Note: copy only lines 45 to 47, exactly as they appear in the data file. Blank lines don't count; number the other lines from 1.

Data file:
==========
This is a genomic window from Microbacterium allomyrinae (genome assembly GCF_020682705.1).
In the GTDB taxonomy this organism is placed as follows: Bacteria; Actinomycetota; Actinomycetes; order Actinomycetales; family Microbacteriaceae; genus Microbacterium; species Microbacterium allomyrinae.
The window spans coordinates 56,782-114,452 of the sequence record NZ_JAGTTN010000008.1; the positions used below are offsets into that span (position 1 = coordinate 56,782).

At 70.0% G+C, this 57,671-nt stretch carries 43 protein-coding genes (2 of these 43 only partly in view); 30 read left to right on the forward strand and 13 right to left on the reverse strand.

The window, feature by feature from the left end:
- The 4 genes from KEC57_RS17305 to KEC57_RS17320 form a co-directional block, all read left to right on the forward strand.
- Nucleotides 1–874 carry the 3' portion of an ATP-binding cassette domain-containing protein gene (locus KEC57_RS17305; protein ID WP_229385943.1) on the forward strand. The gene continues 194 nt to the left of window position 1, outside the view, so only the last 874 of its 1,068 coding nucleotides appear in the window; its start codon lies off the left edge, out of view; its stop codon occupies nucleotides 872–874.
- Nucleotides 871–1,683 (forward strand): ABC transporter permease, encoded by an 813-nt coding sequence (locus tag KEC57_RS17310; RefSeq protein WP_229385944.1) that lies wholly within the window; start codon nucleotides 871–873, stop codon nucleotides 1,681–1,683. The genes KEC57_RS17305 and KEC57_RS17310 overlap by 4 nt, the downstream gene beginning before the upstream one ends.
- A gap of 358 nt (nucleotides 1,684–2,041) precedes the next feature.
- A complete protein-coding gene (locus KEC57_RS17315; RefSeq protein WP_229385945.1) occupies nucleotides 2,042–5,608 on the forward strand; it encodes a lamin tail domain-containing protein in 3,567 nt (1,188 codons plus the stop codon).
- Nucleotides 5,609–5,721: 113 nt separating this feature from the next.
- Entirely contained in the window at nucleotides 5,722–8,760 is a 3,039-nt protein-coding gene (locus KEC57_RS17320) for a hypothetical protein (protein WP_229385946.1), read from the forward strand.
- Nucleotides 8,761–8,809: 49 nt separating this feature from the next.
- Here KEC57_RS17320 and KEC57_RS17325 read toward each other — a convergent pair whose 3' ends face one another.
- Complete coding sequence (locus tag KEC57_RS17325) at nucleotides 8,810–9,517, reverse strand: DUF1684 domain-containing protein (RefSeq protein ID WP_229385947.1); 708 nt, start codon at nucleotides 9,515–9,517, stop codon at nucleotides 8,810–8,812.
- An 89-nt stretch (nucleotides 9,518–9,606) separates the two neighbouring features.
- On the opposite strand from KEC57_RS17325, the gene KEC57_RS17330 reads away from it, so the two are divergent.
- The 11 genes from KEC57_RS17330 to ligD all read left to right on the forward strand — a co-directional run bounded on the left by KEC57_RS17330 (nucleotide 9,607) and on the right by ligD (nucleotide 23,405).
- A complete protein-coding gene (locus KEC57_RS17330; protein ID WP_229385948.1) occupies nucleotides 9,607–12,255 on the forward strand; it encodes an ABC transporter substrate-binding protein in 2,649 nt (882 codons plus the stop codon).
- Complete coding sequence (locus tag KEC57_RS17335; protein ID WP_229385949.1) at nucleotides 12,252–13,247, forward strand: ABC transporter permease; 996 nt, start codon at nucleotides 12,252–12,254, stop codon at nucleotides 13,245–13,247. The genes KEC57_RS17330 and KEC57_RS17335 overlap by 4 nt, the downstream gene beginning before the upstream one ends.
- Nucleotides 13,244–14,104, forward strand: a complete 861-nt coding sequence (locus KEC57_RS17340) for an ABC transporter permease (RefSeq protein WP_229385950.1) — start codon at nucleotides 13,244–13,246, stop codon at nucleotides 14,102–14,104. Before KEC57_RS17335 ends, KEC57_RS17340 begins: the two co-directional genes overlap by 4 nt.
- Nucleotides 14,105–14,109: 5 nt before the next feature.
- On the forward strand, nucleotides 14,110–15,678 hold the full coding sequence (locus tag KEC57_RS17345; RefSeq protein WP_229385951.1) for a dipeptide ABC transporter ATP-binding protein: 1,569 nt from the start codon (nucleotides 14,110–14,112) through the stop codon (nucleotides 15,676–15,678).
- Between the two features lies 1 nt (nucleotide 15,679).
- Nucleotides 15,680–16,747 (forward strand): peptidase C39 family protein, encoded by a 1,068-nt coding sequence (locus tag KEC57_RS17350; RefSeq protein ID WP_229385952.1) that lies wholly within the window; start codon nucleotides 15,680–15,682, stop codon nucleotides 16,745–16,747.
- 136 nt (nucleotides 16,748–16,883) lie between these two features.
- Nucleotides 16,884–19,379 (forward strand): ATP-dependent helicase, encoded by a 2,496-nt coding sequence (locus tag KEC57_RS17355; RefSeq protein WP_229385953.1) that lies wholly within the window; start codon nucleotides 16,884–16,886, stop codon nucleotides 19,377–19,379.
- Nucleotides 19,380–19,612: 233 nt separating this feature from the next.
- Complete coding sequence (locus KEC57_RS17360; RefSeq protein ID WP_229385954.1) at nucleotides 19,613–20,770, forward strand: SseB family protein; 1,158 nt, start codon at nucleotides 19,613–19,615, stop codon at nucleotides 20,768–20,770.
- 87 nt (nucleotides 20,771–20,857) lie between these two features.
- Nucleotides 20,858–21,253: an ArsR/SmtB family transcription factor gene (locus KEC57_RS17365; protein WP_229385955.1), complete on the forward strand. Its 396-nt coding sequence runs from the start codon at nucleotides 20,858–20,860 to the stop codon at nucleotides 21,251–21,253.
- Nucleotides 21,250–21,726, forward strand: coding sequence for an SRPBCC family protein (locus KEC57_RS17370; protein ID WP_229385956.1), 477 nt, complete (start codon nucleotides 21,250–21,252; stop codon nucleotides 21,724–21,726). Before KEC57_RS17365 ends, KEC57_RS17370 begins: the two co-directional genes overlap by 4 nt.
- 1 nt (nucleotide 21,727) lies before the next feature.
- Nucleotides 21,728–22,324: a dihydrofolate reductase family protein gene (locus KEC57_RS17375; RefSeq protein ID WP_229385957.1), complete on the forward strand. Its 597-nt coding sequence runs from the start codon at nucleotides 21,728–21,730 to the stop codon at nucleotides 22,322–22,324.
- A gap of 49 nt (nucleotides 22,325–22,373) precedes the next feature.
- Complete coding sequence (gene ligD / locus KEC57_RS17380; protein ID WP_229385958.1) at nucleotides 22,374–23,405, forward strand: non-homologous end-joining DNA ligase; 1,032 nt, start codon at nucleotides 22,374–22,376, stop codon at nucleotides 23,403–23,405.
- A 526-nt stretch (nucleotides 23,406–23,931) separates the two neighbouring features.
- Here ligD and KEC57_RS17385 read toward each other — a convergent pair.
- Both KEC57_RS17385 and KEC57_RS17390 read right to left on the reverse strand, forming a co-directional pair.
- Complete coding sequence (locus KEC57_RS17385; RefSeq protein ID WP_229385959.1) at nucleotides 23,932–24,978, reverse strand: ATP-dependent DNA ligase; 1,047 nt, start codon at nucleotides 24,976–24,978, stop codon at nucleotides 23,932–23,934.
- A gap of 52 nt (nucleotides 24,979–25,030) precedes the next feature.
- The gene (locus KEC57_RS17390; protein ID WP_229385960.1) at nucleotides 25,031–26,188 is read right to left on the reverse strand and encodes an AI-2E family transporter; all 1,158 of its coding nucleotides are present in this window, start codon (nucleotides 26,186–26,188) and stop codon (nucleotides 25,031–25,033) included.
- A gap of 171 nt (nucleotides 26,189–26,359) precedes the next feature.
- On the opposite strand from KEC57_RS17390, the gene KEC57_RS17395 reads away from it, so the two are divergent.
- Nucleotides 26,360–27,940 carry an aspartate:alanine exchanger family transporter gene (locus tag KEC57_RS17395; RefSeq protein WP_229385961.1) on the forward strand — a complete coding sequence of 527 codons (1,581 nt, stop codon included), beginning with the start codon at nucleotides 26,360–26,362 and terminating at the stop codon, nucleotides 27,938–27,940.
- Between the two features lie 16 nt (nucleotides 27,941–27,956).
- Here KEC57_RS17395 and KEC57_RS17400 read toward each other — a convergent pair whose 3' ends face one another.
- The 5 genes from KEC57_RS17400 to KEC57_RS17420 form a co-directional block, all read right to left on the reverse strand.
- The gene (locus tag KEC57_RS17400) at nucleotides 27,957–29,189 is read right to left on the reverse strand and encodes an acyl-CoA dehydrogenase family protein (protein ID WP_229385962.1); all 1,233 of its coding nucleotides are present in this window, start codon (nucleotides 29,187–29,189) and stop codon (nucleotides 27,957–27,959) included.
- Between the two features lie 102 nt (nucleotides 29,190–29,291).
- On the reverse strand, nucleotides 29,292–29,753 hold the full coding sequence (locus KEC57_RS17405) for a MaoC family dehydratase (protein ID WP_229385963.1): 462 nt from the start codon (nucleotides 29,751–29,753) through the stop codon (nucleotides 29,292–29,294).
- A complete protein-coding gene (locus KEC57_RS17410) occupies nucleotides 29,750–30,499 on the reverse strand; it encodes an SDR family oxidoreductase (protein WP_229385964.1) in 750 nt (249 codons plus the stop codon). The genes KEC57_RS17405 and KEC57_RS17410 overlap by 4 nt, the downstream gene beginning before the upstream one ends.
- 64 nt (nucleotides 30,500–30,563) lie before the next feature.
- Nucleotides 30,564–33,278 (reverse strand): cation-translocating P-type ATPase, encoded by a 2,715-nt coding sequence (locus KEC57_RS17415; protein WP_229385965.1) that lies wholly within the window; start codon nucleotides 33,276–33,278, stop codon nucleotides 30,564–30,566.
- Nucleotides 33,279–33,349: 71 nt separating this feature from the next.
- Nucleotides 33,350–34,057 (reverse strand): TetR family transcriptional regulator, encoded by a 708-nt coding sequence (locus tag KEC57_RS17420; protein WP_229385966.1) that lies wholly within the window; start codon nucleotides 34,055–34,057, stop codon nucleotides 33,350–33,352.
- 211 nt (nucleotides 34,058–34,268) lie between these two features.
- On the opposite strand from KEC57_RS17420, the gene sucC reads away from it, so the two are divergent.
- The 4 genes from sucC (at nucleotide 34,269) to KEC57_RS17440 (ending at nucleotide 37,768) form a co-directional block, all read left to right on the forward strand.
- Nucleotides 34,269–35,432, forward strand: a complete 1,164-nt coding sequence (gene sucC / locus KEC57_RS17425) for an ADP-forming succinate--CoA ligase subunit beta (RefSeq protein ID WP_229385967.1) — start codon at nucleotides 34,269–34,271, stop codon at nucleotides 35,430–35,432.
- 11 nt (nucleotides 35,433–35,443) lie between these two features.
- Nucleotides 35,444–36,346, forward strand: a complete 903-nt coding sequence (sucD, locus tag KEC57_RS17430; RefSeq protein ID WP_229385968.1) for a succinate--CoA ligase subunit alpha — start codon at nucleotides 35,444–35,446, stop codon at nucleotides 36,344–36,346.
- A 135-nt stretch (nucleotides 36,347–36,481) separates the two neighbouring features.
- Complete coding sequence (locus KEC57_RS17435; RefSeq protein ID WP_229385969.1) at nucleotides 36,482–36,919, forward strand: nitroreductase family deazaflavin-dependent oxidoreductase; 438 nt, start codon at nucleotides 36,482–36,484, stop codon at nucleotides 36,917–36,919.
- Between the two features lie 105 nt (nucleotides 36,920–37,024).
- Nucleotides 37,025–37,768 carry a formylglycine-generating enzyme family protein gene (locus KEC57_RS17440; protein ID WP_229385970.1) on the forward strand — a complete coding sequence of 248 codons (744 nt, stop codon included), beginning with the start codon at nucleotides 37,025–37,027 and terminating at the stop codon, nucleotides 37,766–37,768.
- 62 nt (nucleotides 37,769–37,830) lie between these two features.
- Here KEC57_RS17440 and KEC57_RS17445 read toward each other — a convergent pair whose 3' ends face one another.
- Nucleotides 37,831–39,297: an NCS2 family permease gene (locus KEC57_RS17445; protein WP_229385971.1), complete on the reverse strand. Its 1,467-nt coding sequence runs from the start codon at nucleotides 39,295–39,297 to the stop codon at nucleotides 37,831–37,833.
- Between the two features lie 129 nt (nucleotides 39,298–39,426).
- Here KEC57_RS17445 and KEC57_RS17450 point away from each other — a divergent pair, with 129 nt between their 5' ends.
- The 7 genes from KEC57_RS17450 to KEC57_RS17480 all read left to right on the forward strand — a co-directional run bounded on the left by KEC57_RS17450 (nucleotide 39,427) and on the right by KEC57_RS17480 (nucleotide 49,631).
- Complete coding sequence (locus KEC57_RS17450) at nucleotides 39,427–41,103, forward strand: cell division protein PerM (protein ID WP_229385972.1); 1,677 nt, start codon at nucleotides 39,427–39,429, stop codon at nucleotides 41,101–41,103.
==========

- Nucleotides 26,360–27,940 carry an aspartate:alanine exchanger family transporter gene (locus tag KEC57_RS17395; RefSeq protein WP_229385961.1) on the forward strand — a complete coding sequence of 527 codons (1,581 nt, stop codon included), beginning with the start codon at nucleotides 26,360–26,362 and terminating at the stop codon, nucleotides 27,938–27,940.
- Between the two features lie 16 nt (nucleotides 27,941–27,956).
- Here KEC57_RS17395 and KEC57_RS17400 read toward each other — a convergent pair whose 3' ends face one another.